Amidst considerable debate on the relationship between entrepreneurship and economic inequality, scholarship only indirectly addresses how entrepreneurship informs individuals’ relative well-being. We theorize on the nuanced relationship between entrepreneurship and equality of eudaimonic well-being through the lens of New Institutional Economics. Drawing on theories of human flourishing, we suggest that entrepreneurial action is an underappreciated mechanism by which individuals pursue well-being. Equality of well-being is thus influenced by a society’s entrepreneurial accessibility: the freedom of individuals to choose to engage in entrepreneurial action.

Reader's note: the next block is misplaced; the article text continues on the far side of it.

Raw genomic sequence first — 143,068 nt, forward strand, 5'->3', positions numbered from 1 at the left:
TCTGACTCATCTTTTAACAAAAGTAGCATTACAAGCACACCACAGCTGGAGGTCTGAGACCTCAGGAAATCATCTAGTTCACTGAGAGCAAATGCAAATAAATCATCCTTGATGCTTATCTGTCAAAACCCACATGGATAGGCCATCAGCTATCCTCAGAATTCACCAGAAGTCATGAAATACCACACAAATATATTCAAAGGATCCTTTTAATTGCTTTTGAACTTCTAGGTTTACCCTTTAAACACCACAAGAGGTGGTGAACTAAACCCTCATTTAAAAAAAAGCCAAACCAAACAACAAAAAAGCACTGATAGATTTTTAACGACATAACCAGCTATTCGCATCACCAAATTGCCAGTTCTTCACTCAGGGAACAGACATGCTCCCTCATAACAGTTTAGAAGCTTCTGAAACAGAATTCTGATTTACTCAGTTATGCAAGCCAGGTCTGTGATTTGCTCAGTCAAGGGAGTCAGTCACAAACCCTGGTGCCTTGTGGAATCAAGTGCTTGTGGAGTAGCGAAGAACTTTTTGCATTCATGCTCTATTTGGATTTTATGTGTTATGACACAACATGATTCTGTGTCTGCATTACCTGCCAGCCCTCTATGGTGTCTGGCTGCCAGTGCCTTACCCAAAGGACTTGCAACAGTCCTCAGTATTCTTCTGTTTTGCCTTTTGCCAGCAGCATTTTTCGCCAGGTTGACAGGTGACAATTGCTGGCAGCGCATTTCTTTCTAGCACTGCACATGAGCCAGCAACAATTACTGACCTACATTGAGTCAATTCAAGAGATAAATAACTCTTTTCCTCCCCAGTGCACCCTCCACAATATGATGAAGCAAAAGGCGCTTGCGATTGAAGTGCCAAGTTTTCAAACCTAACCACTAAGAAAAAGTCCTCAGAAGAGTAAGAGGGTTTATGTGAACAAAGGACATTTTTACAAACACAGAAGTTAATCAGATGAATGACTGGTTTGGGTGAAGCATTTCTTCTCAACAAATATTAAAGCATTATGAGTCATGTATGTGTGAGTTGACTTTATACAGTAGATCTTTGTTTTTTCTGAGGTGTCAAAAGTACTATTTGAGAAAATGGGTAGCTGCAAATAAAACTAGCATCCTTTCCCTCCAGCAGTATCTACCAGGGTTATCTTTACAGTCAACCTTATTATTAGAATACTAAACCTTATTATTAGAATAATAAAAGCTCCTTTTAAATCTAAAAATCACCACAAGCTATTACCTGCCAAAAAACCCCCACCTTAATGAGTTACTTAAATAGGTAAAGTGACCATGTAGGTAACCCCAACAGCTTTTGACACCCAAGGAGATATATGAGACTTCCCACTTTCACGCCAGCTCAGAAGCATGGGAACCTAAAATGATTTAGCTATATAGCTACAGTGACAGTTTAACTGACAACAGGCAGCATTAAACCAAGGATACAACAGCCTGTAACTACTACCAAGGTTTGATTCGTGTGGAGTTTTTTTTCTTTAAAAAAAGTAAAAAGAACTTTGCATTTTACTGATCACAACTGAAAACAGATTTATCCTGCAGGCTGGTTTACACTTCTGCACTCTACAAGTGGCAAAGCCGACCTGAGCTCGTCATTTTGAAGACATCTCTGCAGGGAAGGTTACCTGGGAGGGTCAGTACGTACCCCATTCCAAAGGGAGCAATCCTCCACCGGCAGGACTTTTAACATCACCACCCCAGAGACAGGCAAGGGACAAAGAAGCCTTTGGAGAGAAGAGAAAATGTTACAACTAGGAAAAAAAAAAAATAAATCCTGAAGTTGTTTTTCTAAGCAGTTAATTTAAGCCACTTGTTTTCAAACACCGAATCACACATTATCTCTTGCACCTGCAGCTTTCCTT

We present a multilevel framework in which institutional factors enable entrepreneurial action by promoting entrepreneurial accessibility—a factor, that, in turn, affects well-being for individual entrepreneurs as well as societal eudaimonic equality. The ex ante conditions for equality of well-being entail institutions that yield broad entrepreneurial accessibility. Our work highlights the institutional prerequisites for human flourishing in the entrepreneurial society beyond (unequal) economic distributions.